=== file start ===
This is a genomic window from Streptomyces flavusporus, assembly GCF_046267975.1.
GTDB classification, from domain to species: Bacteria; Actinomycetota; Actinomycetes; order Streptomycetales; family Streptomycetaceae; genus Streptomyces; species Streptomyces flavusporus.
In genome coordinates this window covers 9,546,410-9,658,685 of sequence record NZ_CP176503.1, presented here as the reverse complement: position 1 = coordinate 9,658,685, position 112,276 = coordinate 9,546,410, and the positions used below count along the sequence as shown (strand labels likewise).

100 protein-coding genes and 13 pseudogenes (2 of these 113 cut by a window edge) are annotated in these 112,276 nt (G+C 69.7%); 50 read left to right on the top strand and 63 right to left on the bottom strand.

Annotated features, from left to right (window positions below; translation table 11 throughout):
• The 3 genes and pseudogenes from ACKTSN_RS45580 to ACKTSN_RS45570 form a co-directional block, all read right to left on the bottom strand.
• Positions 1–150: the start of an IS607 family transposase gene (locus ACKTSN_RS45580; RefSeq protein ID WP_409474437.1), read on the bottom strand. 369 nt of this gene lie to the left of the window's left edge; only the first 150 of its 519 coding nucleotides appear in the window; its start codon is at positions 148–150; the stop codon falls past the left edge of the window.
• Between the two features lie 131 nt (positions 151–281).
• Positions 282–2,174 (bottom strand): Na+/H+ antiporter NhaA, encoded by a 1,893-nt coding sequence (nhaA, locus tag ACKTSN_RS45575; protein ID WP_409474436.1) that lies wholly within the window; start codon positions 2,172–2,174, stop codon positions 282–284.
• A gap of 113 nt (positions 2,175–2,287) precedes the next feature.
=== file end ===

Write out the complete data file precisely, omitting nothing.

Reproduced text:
This is a genomic window from Streptomyces flavusporus, assembly GCF_046267975.1.
GTDB classification, from domain to species: Bacteria; Actinomycetota; Actinomycetes; order Streptomycetales; family Streptomycetaceae; genus Streptomyces; species Streptomyces flavusporus.
In genome coordinates this window covers 9,546,410-9,658,685 of sequence record NZ_CP176503.1, presented here as the reverse complement: position 1 = coordinate 9,658,685, position 112,276 = coordinate 9,546,410, and the positions used below count along the sequence as shown (strand labels likewise).

100 protein-coding genes and 13 pseudogenes (2 of these 113 cut by a window edge) are annotated in these 112,276 nt (G+C 69.7%); 50 read left to right on the top strand and 63 right to left on the bottom strand.

Annotated features, from left to right (window positions below; translation table 11 throughout):
• The 3 genes and pseudogenes from ACKTSN_RS45580 to ACKTSN_RS45570 form a co-directional block, all read right to left on the bottom strand.
• Positions 1–150: the start of an IS607 family transposase gene (locus ACKTSN_RS45580; RefSeq protein ID WP_409474437.1), read on the bottom strand. 369 nt of this gene lie to the left of the window's left edge; only the first 150 of its 519 coding nucleotides appear in the window; its start codon is at positions 148–150; the stop codon falls past the left edge of the window.
• Between the two features lie 131 nt (positions 151–281).
• Positions 282–2,174 (bottom strand): Na+/H+ antiporter NhaA, encoded by a 1,893-nt coding sequence (nhaA, locus tag ACKTSN_RS45575; protein ID WP_409474436.1) that lies wholly within the window; start codon positions 2,172–2,174, stop codon positions 282–284.
• A gap of 113 nt (positions 2,175–2,287) precedes the next feature.